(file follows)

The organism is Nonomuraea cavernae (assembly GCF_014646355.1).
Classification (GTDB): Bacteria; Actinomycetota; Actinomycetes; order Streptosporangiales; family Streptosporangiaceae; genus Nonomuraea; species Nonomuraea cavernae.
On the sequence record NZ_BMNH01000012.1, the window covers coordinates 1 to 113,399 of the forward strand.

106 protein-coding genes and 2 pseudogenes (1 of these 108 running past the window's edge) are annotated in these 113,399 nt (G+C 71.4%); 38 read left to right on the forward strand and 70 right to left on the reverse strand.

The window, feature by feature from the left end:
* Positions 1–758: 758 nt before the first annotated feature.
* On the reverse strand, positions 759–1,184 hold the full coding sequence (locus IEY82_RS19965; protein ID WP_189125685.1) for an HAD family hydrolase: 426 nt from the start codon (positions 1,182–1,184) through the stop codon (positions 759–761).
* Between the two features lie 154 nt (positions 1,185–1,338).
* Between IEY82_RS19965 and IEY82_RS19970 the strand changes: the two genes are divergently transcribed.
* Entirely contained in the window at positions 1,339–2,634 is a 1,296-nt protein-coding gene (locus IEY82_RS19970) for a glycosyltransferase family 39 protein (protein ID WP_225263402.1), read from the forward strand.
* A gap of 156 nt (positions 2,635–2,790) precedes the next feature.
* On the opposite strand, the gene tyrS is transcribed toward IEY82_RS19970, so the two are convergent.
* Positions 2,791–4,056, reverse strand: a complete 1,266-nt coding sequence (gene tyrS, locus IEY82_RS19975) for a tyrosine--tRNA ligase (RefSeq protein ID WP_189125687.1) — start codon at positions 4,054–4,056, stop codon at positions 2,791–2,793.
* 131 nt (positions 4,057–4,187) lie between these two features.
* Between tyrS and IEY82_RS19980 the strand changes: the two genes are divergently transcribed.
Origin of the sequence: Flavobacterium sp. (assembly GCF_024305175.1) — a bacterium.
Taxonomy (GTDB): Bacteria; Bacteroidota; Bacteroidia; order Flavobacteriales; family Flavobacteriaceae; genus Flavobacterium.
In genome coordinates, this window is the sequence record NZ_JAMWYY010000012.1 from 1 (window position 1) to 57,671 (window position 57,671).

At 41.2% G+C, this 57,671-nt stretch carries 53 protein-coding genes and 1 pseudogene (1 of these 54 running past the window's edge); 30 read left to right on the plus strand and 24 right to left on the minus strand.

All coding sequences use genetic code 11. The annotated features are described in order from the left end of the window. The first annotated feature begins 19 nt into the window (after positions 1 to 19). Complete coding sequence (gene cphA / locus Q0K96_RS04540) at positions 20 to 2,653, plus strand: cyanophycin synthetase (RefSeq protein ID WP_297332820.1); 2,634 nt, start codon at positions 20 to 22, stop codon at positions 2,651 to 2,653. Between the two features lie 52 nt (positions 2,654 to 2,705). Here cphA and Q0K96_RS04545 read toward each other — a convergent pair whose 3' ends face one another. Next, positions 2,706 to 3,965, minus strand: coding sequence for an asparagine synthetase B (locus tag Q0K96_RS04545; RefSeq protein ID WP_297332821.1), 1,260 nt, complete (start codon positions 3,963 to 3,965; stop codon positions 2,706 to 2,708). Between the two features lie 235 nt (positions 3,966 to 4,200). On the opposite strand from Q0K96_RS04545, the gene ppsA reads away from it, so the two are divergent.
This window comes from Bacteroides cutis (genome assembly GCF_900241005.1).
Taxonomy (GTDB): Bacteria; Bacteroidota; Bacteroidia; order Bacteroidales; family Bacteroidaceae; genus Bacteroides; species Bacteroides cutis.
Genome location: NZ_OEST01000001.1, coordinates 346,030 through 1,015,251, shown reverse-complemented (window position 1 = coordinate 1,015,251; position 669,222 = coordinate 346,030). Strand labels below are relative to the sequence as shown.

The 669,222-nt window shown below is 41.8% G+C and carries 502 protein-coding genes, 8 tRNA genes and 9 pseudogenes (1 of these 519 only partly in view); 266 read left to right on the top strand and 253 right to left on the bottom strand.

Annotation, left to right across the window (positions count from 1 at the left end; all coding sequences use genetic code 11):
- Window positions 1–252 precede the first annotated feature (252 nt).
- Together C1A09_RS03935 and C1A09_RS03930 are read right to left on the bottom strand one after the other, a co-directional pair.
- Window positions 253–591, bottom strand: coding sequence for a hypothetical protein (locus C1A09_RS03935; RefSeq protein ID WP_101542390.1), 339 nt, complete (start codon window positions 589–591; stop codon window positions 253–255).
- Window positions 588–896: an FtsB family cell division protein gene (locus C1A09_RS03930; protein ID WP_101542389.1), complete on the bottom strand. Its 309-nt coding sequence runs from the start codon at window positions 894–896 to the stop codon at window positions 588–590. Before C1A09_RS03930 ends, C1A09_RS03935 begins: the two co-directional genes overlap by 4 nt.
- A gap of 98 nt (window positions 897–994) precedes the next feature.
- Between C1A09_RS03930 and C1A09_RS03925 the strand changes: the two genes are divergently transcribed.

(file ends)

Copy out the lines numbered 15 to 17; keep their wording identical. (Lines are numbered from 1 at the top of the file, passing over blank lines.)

* Between tyrS and IEY82_RS19980 the strand changes: the two genes are divergently transcribed.
Origin of the sequence: Flavobacterium sp. (assembly GCF_024305175.1) — a bacterium.
Taxonomy (GTDB): Bacteria; Bacteroidota; Bacteroidia; order Flavobacteriales; family Flavobacteriaceae; genus Flavobacterium.